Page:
CH: I want to quote her, you--from your quote of her, this is you, “A strike isn’t just a tactic, it’s a manifestation of power, the power of the majority.” And then I think you’re quoting her, “To win the hardest fights, to win a presidential race, to reclaim the United States of America at the statehouse level, to actually tame global capital, we cannot rely on advocacy and mobilizing because they surrender the most important and only weapon that ordinary people have ever had which is large numbers.”
DDG: That’s absolutely right. I think that is fundamental. So let’s--but there’s--you touch on something else too which I think is, in the current climate, important to talk about, which is the difference between organizing and mobilizing. So we, on the left, do a lot of mobilizing. You call a demonstration, you want to protest…
CH: The Women’s March.
DDG: Yeah. The women’s march is a perfect example but, you know, so is a lot of the El Salvador, Central America protests that you and I probably went to on in our youth.
CH: I was in--I was in El--I was in El Salvador. I was there as a reporter for five years, you know.
DDG: Well, I went on a lot of marches, I can tell you. And, you know, they…
CH: I was--I was marching with the FMLN, so.
DDG: And they were great. But the problem is that your--or the Fight for $15 is another example of a--of mobilizing, not organizing. You’re talking to people you agree with. You’re getting--you’re turning out people who already agree with you which is nice, but it’s not the hard work that needs to be done.
CH: Well, let’s go back to the point. I mean Jane makes exactly that point that the point of organizing is to talk to people who don’t agree.
DDG: Exactly. Exactly. That’s the thing that we, on the left, find difficult because it is difficult. It’s less immediately rewarding. You know people aren’t saying, “Oh, yes, we’re all Progressives. We all agree together.” They say, “No. You know, I’m--Hillary Clinton said that she’s going to shut--deprive a lot of minors of jobs, why should I vote for her?” you know, or they’re saying, you know, they’re saying things that don’t chime in with your cultural value so you have to make the effort to cross that cultural bridge to convince somebody that you do have common interests that are more important than the cultural bridges, than the cultural things that divide you.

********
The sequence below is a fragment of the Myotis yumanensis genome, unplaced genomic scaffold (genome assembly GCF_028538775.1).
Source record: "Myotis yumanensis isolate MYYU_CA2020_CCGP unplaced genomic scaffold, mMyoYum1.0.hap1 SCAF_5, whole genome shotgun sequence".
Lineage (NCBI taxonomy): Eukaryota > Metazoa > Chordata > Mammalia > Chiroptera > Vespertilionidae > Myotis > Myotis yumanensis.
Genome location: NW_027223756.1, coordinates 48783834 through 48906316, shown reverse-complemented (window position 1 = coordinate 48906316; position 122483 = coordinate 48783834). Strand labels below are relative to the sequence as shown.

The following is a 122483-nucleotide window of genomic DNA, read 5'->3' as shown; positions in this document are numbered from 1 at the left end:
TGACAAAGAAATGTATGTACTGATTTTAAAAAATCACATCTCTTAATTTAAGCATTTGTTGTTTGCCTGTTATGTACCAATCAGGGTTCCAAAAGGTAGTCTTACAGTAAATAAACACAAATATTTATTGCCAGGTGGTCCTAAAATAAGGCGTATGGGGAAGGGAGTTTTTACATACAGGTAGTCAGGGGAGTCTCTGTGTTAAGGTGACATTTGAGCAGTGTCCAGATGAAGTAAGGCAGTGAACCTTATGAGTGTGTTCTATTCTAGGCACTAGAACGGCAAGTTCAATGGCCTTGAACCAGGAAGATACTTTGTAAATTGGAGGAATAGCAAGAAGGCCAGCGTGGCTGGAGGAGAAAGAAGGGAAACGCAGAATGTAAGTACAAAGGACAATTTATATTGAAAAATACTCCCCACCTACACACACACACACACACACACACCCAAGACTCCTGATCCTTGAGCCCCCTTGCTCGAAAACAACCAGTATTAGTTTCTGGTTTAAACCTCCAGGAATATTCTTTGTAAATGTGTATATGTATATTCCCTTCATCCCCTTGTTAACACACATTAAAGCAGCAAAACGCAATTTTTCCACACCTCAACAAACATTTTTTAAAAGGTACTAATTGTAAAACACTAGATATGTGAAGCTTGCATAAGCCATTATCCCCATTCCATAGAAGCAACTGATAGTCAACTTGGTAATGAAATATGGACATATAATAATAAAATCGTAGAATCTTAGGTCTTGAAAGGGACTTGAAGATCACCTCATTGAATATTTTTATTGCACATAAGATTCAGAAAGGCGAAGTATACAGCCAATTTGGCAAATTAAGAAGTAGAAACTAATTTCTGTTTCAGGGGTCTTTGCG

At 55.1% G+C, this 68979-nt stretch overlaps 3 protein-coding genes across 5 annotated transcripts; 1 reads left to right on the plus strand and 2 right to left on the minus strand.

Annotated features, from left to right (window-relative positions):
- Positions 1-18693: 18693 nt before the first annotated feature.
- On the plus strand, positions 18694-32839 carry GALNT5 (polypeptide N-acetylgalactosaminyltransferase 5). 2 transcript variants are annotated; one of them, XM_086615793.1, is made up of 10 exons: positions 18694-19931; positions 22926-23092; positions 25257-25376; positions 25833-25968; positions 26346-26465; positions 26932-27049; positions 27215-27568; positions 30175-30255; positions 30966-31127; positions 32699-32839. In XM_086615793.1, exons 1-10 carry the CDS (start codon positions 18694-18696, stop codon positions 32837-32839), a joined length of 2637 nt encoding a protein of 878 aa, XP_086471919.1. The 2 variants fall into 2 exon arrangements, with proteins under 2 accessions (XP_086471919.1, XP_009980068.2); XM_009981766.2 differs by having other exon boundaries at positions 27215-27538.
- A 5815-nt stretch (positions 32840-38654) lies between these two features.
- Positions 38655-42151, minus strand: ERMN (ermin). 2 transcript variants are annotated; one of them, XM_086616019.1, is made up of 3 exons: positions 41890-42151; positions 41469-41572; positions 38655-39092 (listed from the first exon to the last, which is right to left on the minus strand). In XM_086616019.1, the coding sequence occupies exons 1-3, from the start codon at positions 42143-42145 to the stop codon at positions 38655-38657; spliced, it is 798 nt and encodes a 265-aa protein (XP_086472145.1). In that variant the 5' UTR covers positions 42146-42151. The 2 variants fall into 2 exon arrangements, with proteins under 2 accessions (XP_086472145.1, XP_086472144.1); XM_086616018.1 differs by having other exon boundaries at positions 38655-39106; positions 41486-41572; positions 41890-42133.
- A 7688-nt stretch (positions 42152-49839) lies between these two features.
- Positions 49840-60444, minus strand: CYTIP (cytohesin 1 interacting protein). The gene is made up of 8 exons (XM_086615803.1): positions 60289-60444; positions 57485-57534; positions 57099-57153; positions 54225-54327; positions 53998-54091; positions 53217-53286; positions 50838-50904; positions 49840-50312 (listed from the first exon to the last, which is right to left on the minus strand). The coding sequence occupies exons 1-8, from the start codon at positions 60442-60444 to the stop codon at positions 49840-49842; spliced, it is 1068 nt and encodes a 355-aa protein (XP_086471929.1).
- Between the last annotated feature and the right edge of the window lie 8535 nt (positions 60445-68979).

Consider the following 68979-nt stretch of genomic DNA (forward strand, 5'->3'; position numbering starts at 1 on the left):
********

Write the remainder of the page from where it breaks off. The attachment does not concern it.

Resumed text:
CH: What has the assault against populism done to the country and why is Trump the, kind of, natural result?
DDG: Well, I think because you had in 2106 a country where people--when Trump talked about American carnage, the Liberal media didn’t like his language. They felt it was overblown. But then they’ve never obviously been to the Mon Valley value in Pennsylvania and seeing, you know, entire gutted towns, empty steel mills, you know, empty auto factories. If that was your life, if your town revolved around steel mills or an auto factory, or metal works, and it was the kind of place where somebody once said to me in Youngstown, you could quit a job at 11:00 in morning and walk down the street…
CH: That’s in your book, yeah.
DDG: …and have another job after lunch, and suddenly there are no jobs anywhere. You know what American carnage is and you know what Trump’s talking about, and the thing is people were desperate for change, they were desperate for a sense that workers mattered in high dignity which is very different from giving them a universal income and saying, “Don’t bother us, we’re bribing you to go away.” And so the--and Hillary Clinton had closed the door to a populism of the left because she was the opposite of a populist. She was somebody who thought that you take $250, 000 for giving a speech to Goldman Sachs because, of course, that’s just what you do.
CH: Actually 675 for three speeches, but yeah.
DDG: So, you know, if the--if the door on the left was closed and you wanted out at any price, people would take the door to the right and I think that’s what happened.
CH: So how, you know, where do we start because you--and you report out of Youngstown, the steel mills aren’t there. The jobs aren’t there.
DDG: They’re not there. That’s right.
CH: So with deindustrialization, that manufacturing center, that factory provided a kind of structure by which you could organize and build a union and push back.